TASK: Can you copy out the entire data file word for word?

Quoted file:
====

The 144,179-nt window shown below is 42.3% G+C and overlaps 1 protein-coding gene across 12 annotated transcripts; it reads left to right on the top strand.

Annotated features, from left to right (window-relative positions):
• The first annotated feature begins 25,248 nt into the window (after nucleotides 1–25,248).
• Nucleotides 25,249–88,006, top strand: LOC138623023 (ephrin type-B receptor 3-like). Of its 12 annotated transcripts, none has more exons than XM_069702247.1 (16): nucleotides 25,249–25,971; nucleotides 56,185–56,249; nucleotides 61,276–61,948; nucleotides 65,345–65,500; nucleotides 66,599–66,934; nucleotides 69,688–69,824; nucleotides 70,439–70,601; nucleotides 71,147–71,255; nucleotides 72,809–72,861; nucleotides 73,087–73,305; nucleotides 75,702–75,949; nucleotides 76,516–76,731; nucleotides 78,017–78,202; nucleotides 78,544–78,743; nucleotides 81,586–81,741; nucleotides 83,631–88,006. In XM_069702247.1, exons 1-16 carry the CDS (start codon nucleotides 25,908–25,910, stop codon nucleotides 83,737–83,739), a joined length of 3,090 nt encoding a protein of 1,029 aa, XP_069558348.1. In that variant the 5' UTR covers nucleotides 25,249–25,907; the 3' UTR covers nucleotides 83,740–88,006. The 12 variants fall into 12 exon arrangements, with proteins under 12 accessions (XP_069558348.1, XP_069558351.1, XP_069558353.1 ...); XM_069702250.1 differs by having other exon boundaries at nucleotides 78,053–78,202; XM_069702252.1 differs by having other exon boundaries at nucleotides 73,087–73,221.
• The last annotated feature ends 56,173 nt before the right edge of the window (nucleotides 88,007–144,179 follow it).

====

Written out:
The 144,179-nt window shown below is 42.3% G+C and overlaps 1 protein-coding gene across 12 annotated transcripts; it reads left to right on the top strand.

Annotated features, from left to right (window-relative positions):
• The first annotated feature begins 25,248 nt into the window (after nucleotides 1–25,248).
• Nucleotides 25,249–88,006, top strand: LOC138623023 (ephrin type-B receptor 3-like). Of its 12 annotated transcripts, none has more exons than XM_069702247.1 (16): nucleotides 25,249–25,971; nucleotides 56,185–56,249; nucleotides 61,276–61,948; nucleotides 65,345–65,500; nucleotides 66,599–66,934; nucleotides 69,688–69,824; nucleotides 70,439–70,601; nucleotides 71,147–71,255; nucleotides 72,809–72,861; nucleotides 73,087–73,305; nucleotides 75,702–75,949; nucleotides 76,516–76,731; nucleotides 78,017–78,202; nucleotides 78,544–78,743; nucleotides 81,586–81,741; nucleotides 83,631–88,006. In XM_069702247.1, exons 1-16 carry the CDS (start codon nucleotides 25,908–25,910, stop codon nucleotides 83,737–83,739), a joined length of 3,090 nt encoding a protein of 1,029 aa, XP_069558348.1. In that variant the 5' UTR covers nucleotides 25,249–25,907; the 3' UTR covers nucleotides 83,740–88,006. The 12 variants fall into 12 exon arrangements, with proteins under 12 accessions (XP_069558348.1, XP_069558351.1, XP_069558353.1 ...); XM_069702250.1 differs by having other exon boundaries at nucleotides 78,053–78,202; XM_069702252.1 differs by having other exon boundaries at nucleotides 73,087–73,221.
• The last annotated feature ends 56,173 nt before the right edge of the window (nucleotides 88,007–144,179 follow it).